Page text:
Make a 3 patch quarter square triangle from half square triangles. Use the formula, or size chart, and see a video to make your own!
In Lesson 1 we learned to make QSTs as hourglass quilt blocks. We used two different contrasting fabrics and made two half square triangles to make our QSTs.
In Lesson 2 we learned to make Mirror Image QSTs where 2 of the 4 half QSTs are the same.
Lesson 3: 3 Patch QSTs
Here, in Lesson 3 we will learn how to make Non-Mirror Image 3 Patch QSTs (also called split QSTs). All four of the half quarter square triangles will be the same.
Triangles 1 and 2 will be small and the same size. Triangle 3 will be twice their size.
The formula for a QST is to add 1 1/4 inches to the finished size of the QST unit. Make the unit and then trim up the edges, cutting off the dog ears.
3 Patch Quarter Square Triangle Size =
Unit Finished Size + 1 1/4 inches
Adding 1 1/4 inches results in very little fabric waste. However, your stitching needs to be a very accurate 1/4 inch seam, which leaves little room for error.
Beginners may want to add 1 1/2 inches instead. Then, trim the excess fabric.
This chart includes common sizes for Three Patch QSTs. The math has been done for you!
Here's how to read the above chart:
Step 1 Cut Squares First, use the math chart above to locate the finished size of your QSTs (Column A).
From Fabric A cut 1 square and from Fabric B cut 1 square in the size noted in Column B (1 1/4 inch larger than finished size) or Column C (1 1/2 inch larger than finished size).
Next, from Fabric C cut 2 more squares the same size (Column D).
Step 1a Mark Top Square Place one Fabric A square right side up and place one Fabric B square right side down on top of it.
On the top square, place the mid-line marks of a quarter inch seam marker diagonally from corner to corner and with a pencil draw a line on both sides of the quarter inch seam marker.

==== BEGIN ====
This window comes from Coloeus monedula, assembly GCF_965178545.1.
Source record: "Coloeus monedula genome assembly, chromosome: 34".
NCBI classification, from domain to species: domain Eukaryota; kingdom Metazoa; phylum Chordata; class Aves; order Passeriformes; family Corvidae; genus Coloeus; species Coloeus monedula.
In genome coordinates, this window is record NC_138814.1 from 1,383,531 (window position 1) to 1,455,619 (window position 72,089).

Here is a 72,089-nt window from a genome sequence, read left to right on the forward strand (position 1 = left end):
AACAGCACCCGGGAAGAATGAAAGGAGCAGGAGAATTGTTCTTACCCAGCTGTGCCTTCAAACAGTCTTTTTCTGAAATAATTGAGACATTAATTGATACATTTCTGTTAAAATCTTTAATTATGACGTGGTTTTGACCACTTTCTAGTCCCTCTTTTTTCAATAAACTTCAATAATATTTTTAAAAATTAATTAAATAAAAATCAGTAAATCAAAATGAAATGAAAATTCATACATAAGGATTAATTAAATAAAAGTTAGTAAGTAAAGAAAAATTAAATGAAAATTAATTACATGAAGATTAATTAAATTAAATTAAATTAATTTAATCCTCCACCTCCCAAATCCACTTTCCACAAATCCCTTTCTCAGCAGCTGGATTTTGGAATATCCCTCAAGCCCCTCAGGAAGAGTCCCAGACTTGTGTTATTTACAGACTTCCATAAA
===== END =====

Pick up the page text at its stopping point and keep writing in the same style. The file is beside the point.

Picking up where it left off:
Repeat for the second corner to corner.
Here are the two squares from Fabric A and Fabric B placed right sides together and 1/2 inch apart seam lines marked.
Step 2 Take the squares to the sewing machine. Orient the squares so that they will go under the needle on point (diagonally) and along the right side marked line.
Step 2a You can see the red stitching line. The blue lines indicate the stitching direction. The pencil dot indicates the top of the square, where I started stitching. You don't have to mark one on your square. It's there as a reference to make later instructions more clear.
Stitch along the right marked line until you are half way past the top intersecting line. Stop stitching. Lift up the presser foot.
Pivot the fabric counterclockwise by 90 degrees. Lower the presser foot.
Stitch the 1/2 inch distance to the next line. Stop stitching. Lift up the presser foot.
Pivot the fabric clockwise by 90 degrees. Lower the presser foot. Stitch along the left line to its end and off the fabric.
Step 2b Now, repeat Step 2a above to make the second stitching line. It should intersect with the first stitching line near the middle of the block.